The Basilica of the Sacred Heart of Paris, commonly known as Sacré-Cœur Basilica and often simply Sacré-Cœur is a Roman Catholic church and minor basilica, dedicated to the Sacred Heart of Jesus, in Paris, France.
A popular landmark, the basilica is located at the summit of the butte Montmartre, the highest point in the city. Sacré-Cœur is a double monument, political and cultural, both a national penance for the excesses of the Second Empire and socialist Paris Commune of 1871 crowning its most rebellious neighborhood, and an embodiment of conservative moral order, publicly dedicated to the Sacred Heart of Jesus, which was an increasingly popular vision of a loving and sympathetic Christ.
The striking building, with its towers and white onion dome was built in the years between 1875 and 1914 on the birthplace of La Commune, officially as an act of penitence for the sins committed during the civil war in which thousands of Communards were executed, as well as for the bloodshed of the 1870-1871 Franco-Prussian war which followed. A number of prominent businessmen put up the money, and a dizzying combination of architects worked to put together the mock Romano-Byzantine extravaganza. Consecration followed in 1919.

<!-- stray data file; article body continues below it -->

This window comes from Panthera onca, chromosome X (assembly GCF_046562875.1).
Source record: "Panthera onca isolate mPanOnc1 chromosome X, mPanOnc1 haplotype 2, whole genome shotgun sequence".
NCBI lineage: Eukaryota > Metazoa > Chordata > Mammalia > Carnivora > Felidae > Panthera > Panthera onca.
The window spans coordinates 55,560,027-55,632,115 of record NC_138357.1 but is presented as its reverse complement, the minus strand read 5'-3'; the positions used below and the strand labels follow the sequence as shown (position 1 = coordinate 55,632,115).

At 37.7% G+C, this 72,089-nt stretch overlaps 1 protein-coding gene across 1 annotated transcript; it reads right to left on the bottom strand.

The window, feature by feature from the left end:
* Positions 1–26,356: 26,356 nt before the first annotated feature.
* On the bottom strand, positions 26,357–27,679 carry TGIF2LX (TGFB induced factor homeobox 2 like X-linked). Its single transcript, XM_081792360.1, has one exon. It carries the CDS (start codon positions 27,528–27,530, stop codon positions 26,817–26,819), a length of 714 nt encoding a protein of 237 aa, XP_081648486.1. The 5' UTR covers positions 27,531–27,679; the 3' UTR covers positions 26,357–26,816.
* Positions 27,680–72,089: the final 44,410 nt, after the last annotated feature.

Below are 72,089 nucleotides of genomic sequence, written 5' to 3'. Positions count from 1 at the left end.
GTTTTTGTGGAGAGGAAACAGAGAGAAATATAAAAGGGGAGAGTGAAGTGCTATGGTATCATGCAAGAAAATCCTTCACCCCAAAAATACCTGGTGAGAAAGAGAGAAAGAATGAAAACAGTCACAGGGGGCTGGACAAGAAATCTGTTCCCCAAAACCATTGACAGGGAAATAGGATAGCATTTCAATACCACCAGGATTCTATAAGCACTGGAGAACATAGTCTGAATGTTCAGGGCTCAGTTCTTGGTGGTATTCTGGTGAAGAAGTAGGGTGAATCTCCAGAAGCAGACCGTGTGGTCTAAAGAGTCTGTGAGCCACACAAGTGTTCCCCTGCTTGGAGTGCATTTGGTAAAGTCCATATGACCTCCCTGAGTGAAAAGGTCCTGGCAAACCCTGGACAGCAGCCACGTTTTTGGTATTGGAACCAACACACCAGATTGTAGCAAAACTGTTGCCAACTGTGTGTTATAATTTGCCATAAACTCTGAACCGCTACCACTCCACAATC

The view over Paris from the dome and from the square before it is unsurpassed, apart from that enjoyed at the Eiffel Tower. For the athletic traveller there are stairs from several directions to the top of the hill; otherwise there is also a funicular which runs every few minutes during the daytime from Place St. Pierre. The basilica complex includes a garden for meditation, with a fountain.